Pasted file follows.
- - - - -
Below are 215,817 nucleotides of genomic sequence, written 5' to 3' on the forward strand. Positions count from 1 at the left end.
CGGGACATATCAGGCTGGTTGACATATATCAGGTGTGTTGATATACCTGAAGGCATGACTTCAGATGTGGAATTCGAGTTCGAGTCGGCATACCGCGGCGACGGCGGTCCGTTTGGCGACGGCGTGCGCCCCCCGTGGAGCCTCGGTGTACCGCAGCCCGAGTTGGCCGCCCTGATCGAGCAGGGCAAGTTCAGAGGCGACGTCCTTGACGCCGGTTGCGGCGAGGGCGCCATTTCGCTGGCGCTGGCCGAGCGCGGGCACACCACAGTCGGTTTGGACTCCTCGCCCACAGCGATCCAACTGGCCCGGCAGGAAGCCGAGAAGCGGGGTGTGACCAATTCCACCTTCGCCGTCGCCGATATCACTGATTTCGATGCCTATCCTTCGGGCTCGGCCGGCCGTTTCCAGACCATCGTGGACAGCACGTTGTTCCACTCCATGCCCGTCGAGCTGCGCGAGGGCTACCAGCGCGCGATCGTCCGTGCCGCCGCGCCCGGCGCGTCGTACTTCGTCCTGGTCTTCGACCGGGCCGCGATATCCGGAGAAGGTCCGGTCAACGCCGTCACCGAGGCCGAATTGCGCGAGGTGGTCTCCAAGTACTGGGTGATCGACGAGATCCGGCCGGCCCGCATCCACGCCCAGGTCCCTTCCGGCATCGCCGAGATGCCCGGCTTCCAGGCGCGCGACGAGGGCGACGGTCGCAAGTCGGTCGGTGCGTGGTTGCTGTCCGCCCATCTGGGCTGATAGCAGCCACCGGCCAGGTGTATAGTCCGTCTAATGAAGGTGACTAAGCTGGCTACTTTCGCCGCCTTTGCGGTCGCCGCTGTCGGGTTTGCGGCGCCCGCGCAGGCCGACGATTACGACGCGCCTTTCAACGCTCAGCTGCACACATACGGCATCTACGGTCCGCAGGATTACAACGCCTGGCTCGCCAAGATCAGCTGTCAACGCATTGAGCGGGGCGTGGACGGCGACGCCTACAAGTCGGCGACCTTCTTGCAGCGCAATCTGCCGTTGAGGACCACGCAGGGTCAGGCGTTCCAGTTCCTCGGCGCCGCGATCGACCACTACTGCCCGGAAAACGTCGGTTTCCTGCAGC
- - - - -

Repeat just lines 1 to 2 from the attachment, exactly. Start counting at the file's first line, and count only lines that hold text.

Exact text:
Below are 215,817 nucleotides of genomic sequence, written 5' to 3' on the forward strand. Positions count from 1 at the left end.
CGGGACATATCAGGCTGGTTGACATATATCAGGTGTGTTGATATACCTGAAGGCATGACTTCAGATGTGGAATTCGAGTTCGAGTCGGCATACCGCGGCGACGGCGGTCCGTTTGGCGACGGCGTGCGCCCCCCGTGGAGCCTCGGTGTACCGCAGCCCGAGTTGGCCGCCCTGATCGAGCAGGGCAAGTTCAGAGGCGACGTCCTTGACGCCGGTTGCGGCGAGGGCGCCATTTCGCTGGCGCTGGCCGAGCGCGGGCACACCACAGTCGGTTTGGACTCCTCGCCCACAGCGATCCAACTGGCCCGGCAGGAAGCCGAGAAGCGGGGTGTGACCAATTCCACCTTCGCCGTCGCCGATATCACTGATTTCGATGCCTATCCTTCGGGCTCGGCCGGCCGTTTCCAGACCATCGTGGACAGCACGTTGTTCCACTCCATGCCCGTCGAGCTGCGCGAGGGCTACCAGCGCGCGATCGTCCGTGCCGCCGCGCCCGGCGCGTCGTACTTCGTCCTGGTCTTCGACCGGGCCGCGATATCCGGAGAAGGTCCGGTCAACGCCGTCACCGAGGCCGAATTGCGCGAGGTGGTCTCCAAGTACTGGGTGATCGACGAGATCCGGCCGGCCCGCATCCACGCCCAGGTCCCTTCCGGCATCGCCGAGATGCCCGGCTTCCAGGCGCGCGACGAGGGCGACGGTCGCAAGTCGGTCGGTGCGTGGTTGCTGTCCGCCCATCTGGGCTGATAGCAGCCACCGGCCAGGTGTATAGTCCGTCTAATGAAGGTGACTAAGCTGGCTACTTTCGCCGCCTTTGCGGTCGCCGCTGTCGGGTTTGCGGCGCCCGCGCAGGCCGACGATTACGACGCGCCTTTCAACGCTCAGCTGCACACATACGGCATCTACGGTCCGCAGGATTACAACGCCTGGCTCGCCAAGATCAGCTGTCAACGCATTGAGCGGGGCGTGGACGGCGACGCCTACAAGTCGGCGACCTTCTTGCAGCGCAATCTGCCGTTGAGGACCACGCAGGGTCAGGCGTTCCAGTTCCTCGGCGCCGCGATCGACCACTACTGCCCGGAAAACGTCGGTTTCCTGCAGC